Need help with DIY project. Changing the color of wooden base - Woodworking Talk - Woodworkers Forum
 
Thread Tools Display Modes
post #1 of 8 Old 10-12-2017, 11:07 PM Thread Starter
Junior Member
 
Join Date: Oct 2017
Posts: 3
View Lee Neravo's Photo Album My Photos
Need help with DIY project. Changing the color of wooden base

I have a massage table like this:
https://cdn3.volusion.com/t5h6r.4srq...jpg?1404908301
the base is light brown and looks like it's covered in polyurethane. I want to change it to a glossy black.
Just want to make sure i'm on the right track here:
sand it down, rough and work up to 320 or so? then apply color and finish?
any special paints i should use? spray paint or brush it on? do i need to do any sanding between coats?
thanks for any help
Lee Neravo is offline  
Sponsored Links
Advertisement
 
post #2 of 8 Old 10-13-2017, 08:22 AM
Senior Member
 
Join Date: Sep 2011
Posts: 26,174
View Steve Neul's Photo Album My Photos
If it were me I would scuff sand the polyurethane and topcoat it with a gloss oil based enamel and call it done. The finish would look a lot smoother and more professional if you would spray the paint. If you have compressed air a twenty dollar harbor freight sprayer would spray it just fine.
Steve Neul is offline  
post #3 of 8 Old 10-13-2017, 08:37 AM Thread Starter
Junior Member
 
Join Date: Oct 2017
Posts: 3
View Lee Neravo's Photo Album My Photos
Quote:
Originally Posted by Steve Neul View Post
If it were me I would scuff sand the polyurethane and topcoat it with a gloss oil based enamel and call it done. The finish would look a lot smoother and more professional if you would spray the paint. If you have compressed air a twenty dollar harbor freight sprayer would spray it just fine.
thanks for the reply. is there a gloss oil based enamel in a spray can (like spray paint bottle) that i could use?
Lee Neravo is offline  
Sponsored Links
Advertisement
 
post #4 of 8 Old 10-13-2017, 09:10 AM
Senior Member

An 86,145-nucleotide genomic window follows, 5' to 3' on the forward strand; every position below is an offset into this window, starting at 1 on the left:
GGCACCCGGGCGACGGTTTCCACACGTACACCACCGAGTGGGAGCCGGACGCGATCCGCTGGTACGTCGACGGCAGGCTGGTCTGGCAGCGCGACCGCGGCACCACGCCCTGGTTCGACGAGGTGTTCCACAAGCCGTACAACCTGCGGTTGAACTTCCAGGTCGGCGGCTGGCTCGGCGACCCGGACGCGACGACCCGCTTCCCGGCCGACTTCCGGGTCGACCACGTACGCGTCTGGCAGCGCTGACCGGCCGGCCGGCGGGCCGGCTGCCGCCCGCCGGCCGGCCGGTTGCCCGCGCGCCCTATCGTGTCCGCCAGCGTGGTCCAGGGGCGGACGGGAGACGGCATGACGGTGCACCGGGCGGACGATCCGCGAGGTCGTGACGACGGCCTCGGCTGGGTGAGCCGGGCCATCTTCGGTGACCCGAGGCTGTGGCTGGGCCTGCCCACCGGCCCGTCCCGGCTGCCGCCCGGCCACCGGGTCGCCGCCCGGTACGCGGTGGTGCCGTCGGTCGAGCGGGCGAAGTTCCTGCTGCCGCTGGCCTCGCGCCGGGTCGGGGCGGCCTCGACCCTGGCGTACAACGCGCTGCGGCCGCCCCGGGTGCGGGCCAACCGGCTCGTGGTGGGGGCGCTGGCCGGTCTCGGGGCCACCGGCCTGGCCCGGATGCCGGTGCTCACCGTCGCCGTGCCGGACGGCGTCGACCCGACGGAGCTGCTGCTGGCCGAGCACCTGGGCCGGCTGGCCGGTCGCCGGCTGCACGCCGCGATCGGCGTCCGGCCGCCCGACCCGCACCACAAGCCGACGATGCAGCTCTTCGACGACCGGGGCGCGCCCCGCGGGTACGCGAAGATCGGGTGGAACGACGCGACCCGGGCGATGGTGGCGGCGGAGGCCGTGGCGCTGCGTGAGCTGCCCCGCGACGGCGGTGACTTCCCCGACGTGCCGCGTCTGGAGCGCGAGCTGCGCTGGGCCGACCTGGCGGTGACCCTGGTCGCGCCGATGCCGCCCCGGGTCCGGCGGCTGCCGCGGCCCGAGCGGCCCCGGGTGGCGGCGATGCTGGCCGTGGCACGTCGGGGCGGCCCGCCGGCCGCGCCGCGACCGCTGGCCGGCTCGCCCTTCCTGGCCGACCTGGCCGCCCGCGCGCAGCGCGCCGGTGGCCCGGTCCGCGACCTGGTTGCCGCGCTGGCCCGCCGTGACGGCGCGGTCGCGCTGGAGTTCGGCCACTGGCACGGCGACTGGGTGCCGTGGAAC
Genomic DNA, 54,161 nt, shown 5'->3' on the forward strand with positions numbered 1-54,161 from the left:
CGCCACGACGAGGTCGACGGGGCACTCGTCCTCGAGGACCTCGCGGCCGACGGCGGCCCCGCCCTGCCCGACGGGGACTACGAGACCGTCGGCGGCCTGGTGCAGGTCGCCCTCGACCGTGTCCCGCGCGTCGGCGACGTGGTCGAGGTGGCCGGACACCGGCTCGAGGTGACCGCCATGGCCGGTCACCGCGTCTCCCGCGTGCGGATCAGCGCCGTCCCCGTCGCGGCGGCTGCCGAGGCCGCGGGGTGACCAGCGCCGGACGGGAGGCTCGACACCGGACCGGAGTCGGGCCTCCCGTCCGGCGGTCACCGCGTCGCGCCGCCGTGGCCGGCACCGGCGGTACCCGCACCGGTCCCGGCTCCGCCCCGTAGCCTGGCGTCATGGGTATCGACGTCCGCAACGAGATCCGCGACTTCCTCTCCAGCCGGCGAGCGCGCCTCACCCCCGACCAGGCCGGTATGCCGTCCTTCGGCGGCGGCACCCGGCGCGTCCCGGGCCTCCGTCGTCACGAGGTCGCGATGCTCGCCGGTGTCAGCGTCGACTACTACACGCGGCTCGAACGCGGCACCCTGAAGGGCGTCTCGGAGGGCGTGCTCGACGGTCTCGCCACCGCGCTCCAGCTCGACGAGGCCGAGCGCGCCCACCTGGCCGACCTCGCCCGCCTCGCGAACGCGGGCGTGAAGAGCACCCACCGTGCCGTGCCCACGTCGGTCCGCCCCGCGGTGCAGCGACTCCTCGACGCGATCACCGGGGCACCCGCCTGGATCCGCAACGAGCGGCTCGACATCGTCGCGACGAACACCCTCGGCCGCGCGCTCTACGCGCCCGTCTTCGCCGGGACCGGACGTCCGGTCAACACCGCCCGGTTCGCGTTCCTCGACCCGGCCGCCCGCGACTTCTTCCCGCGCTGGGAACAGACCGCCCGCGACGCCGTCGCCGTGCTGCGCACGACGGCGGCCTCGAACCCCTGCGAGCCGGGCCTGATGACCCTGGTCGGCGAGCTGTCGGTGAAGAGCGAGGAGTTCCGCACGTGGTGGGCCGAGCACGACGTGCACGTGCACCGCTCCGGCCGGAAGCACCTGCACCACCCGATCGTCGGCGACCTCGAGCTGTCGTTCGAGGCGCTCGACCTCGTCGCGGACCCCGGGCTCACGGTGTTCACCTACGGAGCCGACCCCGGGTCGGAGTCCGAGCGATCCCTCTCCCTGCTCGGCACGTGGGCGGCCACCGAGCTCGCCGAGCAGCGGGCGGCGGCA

Join Date: Apr 2016
Location: Pennsylvania
Posts: 705
View gj13us's Photo Album My Photos
I recommend a black wipe-on stain and clear poly from General Finishes. We've been using it a lot around our house and love it. Very easy to use. It's oil based. Bought through Amazon.
gj13us is offline  
post #5 of 8 Old 10-13-2017, 09:28 AM
Senior Member
 
Join Date: Sep 2011
Posts: 26,174
View Steve Neul's Photo Album My Photos
Quote:
Originally Posted by Lee Neravo View Post
thanks for the reply. is there a gloss oil based enamel in a spray can (like spray paint bottle) that i could use?
You might be able to use rattle can paint but you need to test a spot first. Rattle can paints contain strong solvents which may lift the polyurethane finish. Then since they are designed to dry fast you may have difficulty painting a large project without getting lap marks. It might be necessary to apply an extra coat or two and then do a lot of rubbing with rubbing compound to eliminate lap marks. Start from the top down and work as fast as you can.
Steve Neul is offline  
post #6 of 8 Old 10-13-2017, 09:31 AM
Senior Member
 
Maylar's Avatar
 
Join Date: Sep 2013
Location: South Central Connecticut
Posts: 1,151
View Maylar's Photo Album My Photos
Gloss enamel in a spray can can be had from any big box store (think Rustolium). I'd scuff it with a grey Scotch pad, that'd give you the equivalent of about 400 grit paper and be easier on curved surfaces.

Dave in CT, USA
Maylar is offline  
post #7 of 8 Old 10-13-2017, 10:48 AM Thread Starter
Junior Member
 
Join Date: Oct 2017
Posts: 3
View Lee Neravo's Photo Album My Photos
thanks for all replies. is there any reason i'm getting more suggestions for enamel vs lacquer? what if i'm working somewhere with limited ventilation?
Lee Neravo is offline  
post #8 of 8 Old 10-13-2017, 04:09 PM
Senior Member
 
Maylar's Avatar
 
Join Date: Sep 2013
Location: South Central Connecticut
Posts: 1,151
View Maylar's Photo Album My Photos
Enamel is more resistant to chemicals, like alcohol, than lacquer - tho for a massage table base that probably doesn't matter. And it's more flexible and would recover from being kicked, where lacquer might chip. Both would require ventilation of the fumes.

Dave in CT, USA
Maylar is offline  
Reply

Quick Reply
Message:
Options

Register Now



In order to be able to post messages on the Woodworking Talk - Woodworkers Forum forums, you must first register.
Please enter your desired user name, your email address and other required details in the form below.

User Name:
Password
Please enter a password for your user account. Note that passwords are case-sensitive.

Password:


Confirm Password:
Email Address
Please enter a valid email address for yourself.

Email Address:
OR

Log-in










Thread Tools
Show Printable Version Show Printable Version
Email this Page Email this Page
Display Modes
Linear Mode Linear Mode



Similar Threads
Thread Thread Starter Forum Replies Last Post
JET XACTA + Mobile Base Wil_Bloodworth Power Tools & Machinery 12 06-06-2017 05:02 PM
Some router advice needed please-help me spend some money ponch37300 General Woodworking Discussion 15 04-10-2017 08:14 PM
Our Community Service Project Build TimeTurnsElastic General Woodworking Discussion 0 04-12-2016 04:13 PM

Posting Rules  
You may post new threads
You may post replies
You may not post attachments
You may not edit your posts

BB code is On
Smilies are On
[IMG] code is On
HTML code is Off
Trackbacks are Off
Pingbacks are Off
Refbacks are Off

 
For the best viewing experience please update your browser to Google Chrome